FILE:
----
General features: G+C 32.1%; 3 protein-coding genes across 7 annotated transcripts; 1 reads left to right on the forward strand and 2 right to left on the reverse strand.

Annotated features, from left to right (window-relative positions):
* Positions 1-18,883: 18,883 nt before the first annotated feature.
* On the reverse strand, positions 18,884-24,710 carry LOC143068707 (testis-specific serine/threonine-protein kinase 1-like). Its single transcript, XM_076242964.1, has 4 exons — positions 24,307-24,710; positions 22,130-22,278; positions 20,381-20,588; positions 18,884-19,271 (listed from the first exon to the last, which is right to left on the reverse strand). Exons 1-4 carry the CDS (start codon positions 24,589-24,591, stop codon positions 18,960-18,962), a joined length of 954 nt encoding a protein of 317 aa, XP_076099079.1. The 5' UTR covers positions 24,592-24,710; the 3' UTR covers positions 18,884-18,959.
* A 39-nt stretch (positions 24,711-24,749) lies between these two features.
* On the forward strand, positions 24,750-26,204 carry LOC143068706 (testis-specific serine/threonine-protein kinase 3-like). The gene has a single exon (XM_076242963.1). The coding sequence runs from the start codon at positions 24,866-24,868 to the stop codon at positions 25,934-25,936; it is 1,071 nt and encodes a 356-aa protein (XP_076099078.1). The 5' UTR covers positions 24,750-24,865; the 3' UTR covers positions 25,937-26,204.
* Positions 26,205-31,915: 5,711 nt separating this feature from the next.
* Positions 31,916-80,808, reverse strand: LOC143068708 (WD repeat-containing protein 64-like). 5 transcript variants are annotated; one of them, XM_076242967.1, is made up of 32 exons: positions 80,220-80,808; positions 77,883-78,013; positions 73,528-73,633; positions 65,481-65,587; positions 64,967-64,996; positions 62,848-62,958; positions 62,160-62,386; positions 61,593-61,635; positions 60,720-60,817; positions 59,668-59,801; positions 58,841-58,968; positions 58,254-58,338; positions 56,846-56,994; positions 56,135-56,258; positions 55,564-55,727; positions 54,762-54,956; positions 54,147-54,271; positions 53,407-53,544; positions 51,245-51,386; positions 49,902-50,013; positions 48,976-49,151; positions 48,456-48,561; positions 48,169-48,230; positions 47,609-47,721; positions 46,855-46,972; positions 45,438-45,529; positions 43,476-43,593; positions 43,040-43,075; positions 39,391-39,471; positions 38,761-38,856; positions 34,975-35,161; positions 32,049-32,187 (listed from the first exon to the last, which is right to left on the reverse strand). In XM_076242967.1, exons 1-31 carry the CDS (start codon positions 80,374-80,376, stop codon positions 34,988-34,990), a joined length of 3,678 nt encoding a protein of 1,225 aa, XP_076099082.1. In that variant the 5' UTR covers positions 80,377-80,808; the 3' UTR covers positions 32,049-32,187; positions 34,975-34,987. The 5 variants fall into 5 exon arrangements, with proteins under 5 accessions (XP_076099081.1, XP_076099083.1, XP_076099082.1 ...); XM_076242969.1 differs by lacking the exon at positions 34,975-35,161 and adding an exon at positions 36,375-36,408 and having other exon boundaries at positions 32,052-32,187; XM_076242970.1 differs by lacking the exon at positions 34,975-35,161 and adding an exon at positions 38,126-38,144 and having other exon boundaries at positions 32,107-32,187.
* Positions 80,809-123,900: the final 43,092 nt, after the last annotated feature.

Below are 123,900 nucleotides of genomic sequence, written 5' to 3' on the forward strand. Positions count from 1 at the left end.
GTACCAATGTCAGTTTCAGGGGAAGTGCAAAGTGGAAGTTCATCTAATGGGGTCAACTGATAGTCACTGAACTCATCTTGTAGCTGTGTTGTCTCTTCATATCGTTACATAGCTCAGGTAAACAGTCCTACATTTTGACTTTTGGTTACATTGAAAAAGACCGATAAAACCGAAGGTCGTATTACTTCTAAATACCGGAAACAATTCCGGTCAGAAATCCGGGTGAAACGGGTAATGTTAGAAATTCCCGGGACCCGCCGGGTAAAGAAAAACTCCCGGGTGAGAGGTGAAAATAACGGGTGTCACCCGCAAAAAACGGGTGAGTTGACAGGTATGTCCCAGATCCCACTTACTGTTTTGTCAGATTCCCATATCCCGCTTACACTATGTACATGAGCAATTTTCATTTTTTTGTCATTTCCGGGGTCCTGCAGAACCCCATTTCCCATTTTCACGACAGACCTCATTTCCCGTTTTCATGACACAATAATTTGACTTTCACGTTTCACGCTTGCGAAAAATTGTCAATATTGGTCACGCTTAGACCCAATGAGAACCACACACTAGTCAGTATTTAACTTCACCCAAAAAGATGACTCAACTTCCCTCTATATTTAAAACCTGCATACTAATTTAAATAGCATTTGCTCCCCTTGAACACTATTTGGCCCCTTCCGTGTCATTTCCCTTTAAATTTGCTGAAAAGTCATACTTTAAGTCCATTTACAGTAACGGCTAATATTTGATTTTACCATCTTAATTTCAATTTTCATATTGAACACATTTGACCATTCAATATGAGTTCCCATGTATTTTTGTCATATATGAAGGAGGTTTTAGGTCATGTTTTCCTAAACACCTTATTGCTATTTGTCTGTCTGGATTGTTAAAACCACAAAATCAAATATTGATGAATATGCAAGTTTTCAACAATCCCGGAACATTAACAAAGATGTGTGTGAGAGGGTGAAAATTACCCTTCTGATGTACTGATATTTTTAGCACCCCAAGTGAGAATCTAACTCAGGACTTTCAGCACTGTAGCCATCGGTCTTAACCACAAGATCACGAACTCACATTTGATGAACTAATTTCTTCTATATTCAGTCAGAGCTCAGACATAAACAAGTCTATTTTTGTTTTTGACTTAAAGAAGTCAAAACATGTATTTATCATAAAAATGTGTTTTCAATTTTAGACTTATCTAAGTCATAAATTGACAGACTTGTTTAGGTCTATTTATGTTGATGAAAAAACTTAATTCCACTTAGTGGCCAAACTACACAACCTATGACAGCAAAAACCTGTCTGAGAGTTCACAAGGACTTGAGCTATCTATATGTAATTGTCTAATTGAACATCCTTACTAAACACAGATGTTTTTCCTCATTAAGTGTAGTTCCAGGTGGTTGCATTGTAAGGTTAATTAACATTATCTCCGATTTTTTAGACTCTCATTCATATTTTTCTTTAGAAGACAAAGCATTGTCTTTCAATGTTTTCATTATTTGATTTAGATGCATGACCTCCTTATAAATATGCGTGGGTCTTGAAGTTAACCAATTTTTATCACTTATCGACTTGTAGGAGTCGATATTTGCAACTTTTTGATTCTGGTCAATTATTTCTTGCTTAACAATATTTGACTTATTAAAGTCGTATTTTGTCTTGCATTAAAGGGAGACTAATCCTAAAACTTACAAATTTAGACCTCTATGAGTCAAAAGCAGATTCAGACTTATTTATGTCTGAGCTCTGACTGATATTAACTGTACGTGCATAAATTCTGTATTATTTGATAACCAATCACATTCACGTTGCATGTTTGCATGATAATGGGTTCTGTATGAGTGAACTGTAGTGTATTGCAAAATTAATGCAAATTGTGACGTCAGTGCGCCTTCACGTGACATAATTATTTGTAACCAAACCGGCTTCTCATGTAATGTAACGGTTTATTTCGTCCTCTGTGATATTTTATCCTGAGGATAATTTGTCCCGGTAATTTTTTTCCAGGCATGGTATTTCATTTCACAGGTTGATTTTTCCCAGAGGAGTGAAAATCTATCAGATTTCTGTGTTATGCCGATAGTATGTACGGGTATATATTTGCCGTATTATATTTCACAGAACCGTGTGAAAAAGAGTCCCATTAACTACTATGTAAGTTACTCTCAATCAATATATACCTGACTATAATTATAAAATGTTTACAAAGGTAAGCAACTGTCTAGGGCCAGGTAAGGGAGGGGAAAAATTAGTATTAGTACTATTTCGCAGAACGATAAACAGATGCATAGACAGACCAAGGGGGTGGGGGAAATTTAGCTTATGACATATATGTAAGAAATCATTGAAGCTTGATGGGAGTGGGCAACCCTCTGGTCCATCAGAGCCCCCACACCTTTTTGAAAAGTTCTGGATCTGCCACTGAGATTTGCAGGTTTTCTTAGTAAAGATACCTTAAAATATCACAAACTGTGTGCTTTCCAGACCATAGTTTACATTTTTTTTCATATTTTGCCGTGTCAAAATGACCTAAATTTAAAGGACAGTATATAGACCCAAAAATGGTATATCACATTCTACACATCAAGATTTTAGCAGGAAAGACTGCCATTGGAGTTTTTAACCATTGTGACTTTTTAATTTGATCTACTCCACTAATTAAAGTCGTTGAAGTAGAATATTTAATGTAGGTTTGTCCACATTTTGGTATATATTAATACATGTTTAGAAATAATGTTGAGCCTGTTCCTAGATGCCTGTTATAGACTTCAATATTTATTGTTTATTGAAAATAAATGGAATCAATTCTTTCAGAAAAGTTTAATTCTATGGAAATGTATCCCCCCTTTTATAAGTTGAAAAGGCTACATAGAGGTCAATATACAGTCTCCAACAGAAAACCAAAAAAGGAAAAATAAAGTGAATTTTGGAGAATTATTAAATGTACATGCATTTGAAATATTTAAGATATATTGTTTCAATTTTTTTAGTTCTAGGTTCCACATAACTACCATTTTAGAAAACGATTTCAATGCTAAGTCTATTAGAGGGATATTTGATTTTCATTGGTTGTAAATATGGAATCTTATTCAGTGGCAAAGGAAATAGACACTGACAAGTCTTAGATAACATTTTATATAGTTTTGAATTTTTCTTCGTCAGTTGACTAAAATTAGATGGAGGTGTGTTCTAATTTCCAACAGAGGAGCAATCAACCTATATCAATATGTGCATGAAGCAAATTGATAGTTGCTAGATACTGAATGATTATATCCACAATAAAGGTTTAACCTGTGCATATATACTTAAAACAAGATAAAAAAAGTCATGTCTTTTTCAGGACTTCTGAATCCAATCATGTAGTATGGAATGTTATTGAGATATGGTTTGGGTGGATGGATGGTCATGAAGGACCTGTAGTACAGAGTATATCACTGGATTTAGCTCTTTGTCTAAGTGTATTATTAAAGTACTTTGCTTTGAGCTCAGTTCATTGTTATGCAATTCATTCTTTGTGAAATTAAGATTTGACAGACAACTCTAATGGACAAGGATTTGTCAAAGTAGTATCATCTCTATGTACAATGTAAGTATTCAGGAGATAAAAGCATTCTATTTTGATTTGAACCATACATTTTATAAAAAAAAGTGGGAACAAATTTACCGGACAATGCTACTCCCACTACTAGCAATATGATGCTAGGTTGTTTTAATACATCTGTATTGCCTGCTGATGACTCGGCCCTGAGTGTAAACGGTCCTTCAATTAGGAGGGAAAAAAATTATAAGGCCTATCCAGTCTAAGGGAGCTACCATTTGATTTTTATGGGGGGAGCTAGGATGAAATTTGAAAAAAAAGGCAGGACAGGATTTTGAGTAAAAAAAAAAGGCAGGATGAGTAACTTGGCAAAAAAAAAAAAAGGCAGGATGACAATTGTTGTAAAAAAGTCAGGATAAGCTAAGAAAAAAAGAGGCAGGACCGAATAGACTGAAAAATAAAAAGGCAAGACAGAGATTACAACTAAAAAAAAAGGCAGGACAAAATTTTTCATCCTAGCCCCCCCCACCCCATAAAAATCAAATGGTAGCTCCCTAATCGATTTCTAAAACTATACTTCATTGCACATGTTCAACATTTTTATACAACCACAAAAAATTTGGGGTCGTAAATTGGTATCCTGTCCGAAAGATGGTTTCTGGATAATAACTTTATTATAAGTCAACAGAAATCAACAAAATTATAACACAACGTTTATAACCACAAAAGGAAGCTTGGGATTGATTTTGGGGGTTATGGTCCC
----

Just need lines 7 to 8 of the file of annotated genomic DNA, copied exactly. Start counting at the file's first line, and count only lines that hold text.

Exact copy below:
* Positions 26,205-31,915: 5,711 nt separating this feature from the next.
* Positions 31,916-80,808, reverse strand: LOC143068708 (WD repeat-containing protein 64-like). 5 transcript variants are annotated; one of them, XM_076242967.1, is made up of 32 exons: positions 80,220-80,808; positions 77,883-78,013; positions 73,528-73,633; positions 65,481-65,587; positions 64,967-64,996; positions 62,848-62,958; positions 62,160-62,386; positions 61,593-61,635; positions 60,720-60,817; positions 59,668-59,801; positions 58,841-58,968; positions 58,254-58,338; positions 56,846-56,994; positions 56,135-56,258; positions 55,564-55,727; positions 54,762-54,956; positions 54,147-54,271; positions 53,407-53,544; positions 51,245-51,386; positions 49,902-50,013; positions 48,976-49,151; positions 48,456-48,561; positions 48,169-48,230; positions 47,609-47,721; positions 46,855-46,972; positions 45,438-45,529; positions 43,476-43,593; positions 43,040-43,075; positions 39,391-39,471; positions 38,761-38,856; positions 34,975-35,161; positions 32,049-32,187 (listed from the first exon to the last, which is right to left on the reverse strand). In XM_076242967.1, exons 1-31 carry the CDS (start codon positions 80,374-80,376, stop codon positions 34,988-34,990), a joined length of 3,678 nt encoding a protein of 1,225 aa, XP_076099082.1. In that variant the 5' UTR covers positions 80,377-80,808; the 3' UTR covers positions 32,049-32,187; positions 34,975-34,987. The 5 variants fall into 5 exon arrangements, with proteins under 5 accessions (XP_076099081.1, XP_076099083.1, XP_076099082.1 ...); XM_076242969.1 differs by lacking the exon at positions 34,975-35,161 and adding an exon at positions 36,375-36,408 and having other exon boundaries at positions 32,052-32,187; XM_076242970.1 differs by lacking the exon at positions 34,975-35,161 and adding an exon at positions 38,126-38,144 and having other exon boundaries at positions 32,107-32,187.